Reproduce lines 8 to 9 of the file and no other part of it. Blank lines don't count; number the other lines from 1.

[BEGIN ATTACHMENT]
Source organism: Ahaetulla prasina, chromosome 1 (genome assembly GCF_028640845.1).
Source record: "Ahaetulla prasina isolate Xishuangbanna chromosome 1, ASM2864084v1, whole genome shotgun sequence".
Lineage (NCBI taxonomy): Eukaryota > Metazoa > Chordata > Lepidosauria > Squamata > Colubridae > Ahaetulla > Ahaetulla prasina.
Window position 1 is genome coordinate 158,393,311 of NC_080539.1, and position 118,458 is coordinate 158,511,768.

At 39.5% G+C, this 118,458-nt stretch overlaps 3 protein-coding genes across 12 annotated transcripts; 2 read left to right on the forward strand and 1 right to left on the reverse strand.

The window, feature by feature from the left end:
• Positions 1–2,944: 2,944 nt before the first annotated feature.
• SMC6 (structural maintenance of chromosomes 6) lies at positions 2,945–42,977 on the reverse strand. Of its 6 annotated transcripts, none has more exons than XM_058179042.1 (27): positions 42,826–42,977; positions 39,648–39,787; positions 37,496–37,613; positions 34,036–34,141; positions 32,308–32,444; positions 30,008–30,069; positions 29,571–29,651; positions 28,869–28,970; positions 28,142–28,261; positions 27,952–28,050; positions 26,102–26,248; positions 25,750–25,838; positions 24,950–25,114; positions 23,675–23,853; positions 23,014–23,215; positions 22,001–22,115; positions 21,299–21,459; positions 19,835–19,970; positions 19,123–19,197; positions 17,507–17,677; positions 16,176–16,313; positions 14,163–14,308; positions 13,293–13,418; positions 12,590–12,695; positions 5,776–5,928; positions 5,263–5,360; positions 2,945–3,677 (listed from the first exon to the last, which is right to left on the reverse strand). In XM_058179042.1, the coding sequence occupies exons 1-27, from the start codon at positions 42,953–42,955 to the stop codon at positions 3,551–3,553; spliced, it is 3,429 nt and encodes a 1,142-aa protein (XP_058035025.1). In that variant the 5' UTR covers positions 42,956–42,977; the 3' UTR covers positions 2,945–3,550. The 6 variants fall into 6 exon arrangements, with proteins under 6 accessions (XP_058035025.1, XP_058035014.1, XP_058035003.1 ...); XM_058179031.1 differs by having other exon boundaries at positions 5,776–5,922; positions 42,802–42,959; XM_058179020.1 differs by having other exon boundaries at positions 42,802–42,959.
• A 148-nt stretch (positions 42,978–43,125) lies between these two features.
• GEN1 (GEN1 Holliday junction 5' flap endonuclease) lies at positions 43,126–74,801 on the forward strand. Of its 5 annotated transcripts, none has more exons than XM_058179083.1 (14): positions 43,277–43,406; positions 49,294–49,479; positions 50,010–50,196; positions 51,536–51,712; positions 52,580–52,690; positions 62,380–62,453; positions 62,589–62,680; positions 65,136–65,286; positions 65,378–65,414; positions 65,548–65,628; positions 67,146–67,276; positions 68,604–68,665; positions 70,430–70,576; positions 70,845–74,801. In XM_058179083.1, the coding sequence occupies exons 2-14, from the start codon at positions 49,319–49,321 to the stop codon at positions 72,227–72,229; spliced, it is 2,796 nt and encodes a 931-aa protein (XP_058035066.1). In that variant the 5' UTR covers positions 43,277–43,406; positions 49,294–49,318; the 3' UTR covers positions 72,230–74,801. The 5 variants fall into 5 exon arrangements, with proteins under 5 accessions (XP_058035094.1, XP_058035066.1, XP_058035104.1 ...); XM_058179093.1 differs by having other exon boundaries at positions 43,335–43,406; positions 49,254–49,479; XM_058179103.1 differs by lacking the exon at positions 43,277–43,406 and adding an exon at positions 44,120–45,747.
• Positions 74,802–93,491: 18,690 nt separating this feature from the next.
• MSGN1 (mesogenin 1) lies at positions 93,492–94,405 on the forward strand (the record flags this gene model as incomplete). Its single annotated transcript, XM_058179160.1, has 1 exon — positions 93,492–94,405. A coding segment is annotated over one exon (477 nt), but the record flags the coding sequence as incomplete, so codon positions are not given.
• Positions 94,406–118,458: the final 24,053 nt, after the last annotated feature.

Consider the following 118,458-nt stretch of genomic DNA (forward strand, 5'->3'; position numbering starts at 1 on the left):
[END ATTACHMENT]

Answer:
• SMC6 (structural maintenance of chromosomes 6) lies at positions 2,945–42,977 on the reverse strand. Of its 6 annotated transcripts, none has more exons than XM_058179042.1 (27): positions 42,826–42,977; positions 39,648–39,787; positions 37,496–37,613; positions 34,036–34,141; positions 32,308–32,444; positions 30,008–30,069; positions 29,571–29,651; positions 28,869–28,970; positions 28,142–28,261; positions 27,952–28,050; positions 26,102–26,248; positions 25,750–25,838; positions 24,950–25,114; positions 23,675–23,853; positions 23,014–23,215; positions 22,001–22,115; positions 21,299–21,459; positions 19,835–19,970; positions 19,123–19,197; positions 17,507–17,677; positions 16,176–16,313; positions 14,163–14,308; positions 13,293–13,418; positions 12,590–12,695; positions 5,776–5,928; positions 5,263–5,360; positions 2,945–3,677 (listed from the first exon to the last, which is right to left on the reverse strand). In XM_058179042.1, the coding sequence occupies exons 1-27, from the start codon at positions 42,953–42,955 to the stop codon at positions 3,551–3,553; spliced, it is 3,429 nt and encodes a 1,142-aa protein (XP_058035025.1). In that variant the 5' UTR covers positions 42,956–42,977; the 3' UTR covers positions 2,945–3,550. The 6 variants fall into 6 exon arrangements, with proteins under 6 accessions (XP_058035025.1, XP_058035014.1, XP_058035003.1 ...); XM_058179031.1 differs by having other exon boundaries at positions 5,776–5,922; positions 42,802–42,959; XM_058179020.1 differs by having other exon boundaries at positions 42,802–42,959.
• A 148-nt stretch (positions 42,978–43,125) lies between these two features.